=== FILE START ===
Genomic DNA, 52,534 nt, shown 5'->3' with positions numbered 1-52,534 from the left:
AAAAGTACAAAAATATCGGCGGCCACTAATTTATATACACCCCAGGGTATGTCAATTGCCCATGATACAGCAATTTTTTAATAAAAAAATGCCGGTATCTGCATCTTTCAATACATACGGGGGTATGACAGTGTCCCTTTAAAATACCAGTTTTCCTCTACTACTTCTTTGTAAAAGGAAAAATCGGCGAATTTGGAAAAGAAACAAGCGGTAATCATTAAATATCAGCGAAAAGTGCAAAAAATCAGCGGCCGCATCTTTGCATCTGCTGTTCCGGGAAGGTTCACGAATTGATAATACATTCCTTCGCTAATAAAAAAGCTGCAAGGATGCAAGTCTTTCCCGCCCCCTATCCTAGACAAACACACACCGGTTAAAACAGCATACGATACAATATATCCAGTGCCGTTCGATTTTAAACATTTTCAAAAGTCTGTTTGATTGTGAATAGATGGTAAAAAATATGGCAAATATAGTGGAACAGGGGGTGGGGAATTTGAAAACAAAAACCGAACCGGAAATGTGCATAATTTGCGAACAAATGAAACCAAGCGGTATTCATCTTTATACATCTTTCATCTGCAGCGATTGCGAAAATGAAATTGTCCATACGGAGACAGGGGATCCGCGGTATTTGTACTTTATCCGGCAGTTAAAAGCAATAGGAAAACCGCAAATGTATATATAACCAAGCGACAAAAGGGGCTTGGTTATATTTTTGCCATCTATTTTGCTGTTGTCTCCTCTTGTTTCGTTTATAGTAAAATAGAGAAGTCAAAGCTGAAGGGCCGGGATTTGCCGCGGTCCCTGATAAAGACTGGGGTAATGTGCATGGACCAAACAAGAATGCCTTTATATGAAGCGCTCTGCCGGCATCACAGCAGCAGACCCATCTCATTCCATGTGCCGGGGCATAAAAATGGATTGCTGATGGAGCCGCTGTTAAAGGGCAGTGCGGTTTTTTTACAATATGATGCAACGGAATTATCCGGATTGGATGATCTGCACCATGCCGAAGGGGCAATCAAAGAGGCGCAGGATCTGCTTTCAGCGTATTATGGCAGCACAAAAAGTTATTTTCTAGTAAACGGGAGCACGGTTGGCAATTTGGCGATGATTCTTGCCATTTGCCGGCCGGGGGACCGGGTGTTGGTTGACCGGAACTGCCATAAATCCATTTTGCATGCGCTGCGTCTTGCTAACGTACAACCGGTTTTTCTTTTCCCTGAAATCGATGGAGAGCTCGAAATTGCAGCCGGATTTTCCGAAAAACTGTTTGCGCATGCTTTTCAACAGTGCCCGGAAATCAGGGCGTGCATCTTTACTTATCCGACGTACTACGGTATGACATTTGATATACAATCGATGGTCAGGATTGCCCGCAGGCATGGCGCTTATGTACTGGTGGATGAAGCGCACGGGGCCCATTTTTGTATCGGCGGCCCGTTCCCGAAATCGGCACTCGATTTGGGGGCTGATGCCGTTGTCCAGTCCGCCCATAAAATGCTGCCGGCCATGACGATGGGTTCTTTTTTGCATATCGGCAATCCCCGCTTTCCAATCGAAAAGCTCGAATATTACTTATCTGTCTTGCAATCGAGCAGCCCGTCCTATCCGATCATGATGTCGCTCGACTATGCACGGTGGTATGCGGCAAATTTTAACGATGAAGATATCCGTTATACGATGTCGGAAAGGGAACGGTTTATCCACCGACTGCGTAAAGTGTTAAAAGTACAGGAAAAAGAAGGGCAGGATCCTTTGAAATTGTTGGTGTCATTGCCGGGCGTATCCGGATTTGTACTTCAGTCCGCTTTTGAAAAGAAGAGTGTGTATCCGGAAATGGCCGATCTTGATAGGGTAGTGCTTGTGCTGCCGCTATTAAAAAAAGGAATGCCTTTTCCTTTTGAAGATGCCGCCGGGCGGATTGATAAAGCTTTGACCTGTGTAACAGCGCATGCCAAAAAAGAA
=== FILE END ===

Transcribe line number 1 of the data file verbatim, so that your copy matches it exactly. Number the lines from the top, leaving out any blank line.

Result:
Genomic DNA, 52,534 nt, shown 5'->3' with positions numbered 1-52,534 from the left: